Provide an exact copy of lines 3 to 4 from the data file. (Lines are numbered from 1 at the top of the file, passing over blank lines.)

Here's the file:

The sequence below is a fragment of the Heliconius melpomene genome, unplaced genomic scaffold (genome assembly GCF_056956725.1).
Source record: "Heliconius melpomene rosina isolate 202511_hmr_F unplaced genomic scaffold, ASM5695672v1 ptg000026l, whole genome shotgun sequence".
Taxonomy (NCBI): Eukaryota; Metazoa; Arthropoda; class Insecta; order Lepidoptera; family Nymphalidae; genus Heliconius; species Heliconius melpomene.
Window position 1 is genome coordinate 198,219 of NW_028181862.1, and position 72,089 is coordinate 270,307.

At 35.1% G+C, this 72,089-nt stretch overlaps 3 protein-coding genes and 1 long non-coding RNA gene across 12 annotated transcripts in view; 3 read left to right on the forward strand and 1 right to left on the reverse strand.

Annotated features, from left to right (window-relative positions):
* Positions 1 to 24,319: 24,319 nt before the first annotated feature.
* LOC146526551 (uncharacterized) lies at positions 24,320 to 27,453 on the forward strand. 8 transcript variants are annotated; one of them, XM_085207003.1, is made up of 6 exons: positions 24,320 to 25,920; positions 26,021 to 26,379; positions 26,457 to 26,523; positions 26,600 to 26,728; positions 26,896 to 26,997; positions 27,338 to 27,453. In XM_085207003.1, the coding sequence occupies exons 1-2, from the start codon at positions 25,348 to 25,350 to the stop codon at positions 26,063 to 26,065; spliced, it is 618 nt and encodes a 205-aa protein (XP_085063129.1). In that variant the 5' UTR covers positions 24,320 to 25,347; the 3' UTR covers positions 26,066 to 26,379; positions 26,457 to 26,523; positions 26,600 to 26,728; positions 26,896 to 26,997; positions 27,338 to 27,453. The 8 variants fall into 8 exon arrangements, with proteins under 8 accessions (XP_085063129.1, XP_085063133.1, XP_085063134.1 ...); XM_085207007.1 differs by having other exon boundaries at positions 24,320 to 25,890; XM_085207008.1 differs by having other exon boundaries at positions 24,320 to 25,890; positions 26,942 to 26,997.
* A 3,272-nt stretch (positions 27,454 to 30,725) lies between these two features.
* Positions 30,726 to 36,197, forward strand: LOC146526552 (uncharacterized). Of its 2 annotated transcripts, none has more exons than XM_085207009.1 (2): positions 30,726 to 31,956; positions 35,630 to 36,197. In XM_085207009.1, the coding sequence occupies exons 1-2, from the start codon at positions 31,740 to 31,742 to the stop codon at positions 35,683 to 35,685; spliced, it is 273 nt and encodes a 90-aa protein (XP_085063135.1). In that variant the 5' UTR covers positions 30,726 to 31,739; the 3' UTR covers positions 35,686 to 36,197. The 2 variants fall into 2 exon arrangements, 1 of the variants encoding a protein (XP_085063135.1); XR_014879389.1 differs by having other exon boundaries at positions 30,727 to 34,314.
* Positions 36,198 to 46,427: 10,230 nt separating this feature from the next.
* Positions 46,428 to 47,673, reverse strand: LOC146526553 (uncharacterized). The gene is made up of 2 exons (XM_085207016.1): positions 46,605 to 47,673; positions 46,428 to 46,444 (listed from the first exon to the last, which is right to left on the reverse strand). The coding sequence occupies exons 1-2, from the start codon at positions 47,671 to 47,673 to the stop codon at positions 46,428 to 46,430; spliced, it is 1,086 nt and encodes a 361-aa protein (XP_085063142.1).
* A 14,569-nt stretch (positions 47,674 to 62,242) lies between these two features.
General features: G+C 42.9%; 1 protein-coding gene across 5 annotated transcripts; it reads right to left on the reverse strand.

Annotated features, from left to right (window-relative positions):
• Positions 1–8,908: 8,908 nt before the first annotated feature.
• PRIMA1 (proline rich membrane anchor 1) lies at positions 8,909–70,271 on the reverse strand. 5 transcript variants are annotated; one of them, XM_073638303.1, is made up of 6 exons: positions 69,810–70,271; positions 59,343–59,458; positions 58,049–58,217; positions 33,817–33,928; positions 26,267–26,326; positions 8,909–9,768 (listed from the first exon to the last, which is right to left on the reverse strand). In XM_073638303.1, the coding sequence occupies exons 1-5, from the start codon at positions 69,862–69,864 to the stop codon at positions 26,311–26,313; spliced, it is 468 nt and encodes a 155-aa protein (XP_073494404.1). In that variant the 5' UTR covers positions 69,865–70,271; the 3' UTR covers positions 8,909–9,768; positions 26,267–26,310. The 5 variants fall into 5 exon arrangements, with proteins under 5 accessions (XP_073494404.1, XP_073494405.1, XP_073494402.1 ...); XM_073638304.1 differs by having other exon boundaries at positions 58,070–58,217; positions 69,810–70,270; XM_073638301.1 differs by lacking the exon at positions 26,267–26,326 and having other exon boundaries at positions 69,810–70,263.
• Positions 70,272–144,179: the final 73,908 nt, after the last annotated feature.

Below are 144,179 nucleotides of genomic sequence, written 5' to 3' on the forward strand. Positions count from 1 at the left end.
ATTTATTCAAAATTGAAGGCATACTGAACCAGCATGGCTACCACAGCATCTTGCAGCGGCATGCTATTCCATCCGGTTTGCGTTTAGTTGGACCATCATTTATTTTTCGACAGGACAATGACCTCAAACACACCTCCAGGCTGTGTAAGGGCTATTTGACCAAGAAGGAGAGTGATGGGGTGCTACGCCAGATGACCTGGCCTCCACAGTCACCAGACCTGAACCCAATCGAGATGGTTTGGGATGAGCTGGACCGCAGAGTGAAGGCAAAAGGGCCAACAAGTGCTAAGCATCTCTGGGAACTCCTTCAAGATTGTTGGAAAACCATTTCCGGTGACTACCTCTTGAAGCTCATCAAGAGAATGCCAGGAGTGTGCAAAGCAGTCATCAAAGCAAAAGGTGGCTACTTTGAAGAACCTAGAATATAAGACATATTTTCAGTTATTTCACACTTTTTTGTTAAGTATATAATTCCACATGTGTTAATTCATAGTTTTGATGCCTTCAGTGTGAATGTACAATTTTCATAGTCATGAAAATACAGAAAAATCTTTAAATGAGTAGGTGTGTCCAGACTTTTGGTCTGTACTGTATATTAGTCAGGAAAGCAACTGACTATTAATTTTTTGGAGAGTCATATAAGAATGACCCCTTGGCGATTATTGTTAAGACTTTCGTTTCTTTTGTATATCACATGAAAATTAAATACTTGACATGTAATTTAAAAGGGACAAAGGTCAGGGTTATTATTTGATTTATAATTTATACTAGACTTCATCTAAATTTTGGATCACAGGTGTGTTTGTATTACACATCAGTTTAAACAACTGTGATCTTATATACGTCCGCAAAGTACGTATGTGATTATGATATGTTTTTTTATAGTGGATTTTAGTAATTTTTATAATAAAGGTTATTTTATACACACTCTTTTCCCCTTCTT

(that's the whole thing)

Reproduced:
Taxonomy (NCBI): Eukaryota; Metazoa; Arthropoda; class Insecta; order Lepidoptera; family Nymphalidae; genus Heliconius; species Heliconius melpomene.
Window position 1 is genome coordinate 198,219 of NW_028181862.1, and position 72,089 is coordinate 270,307.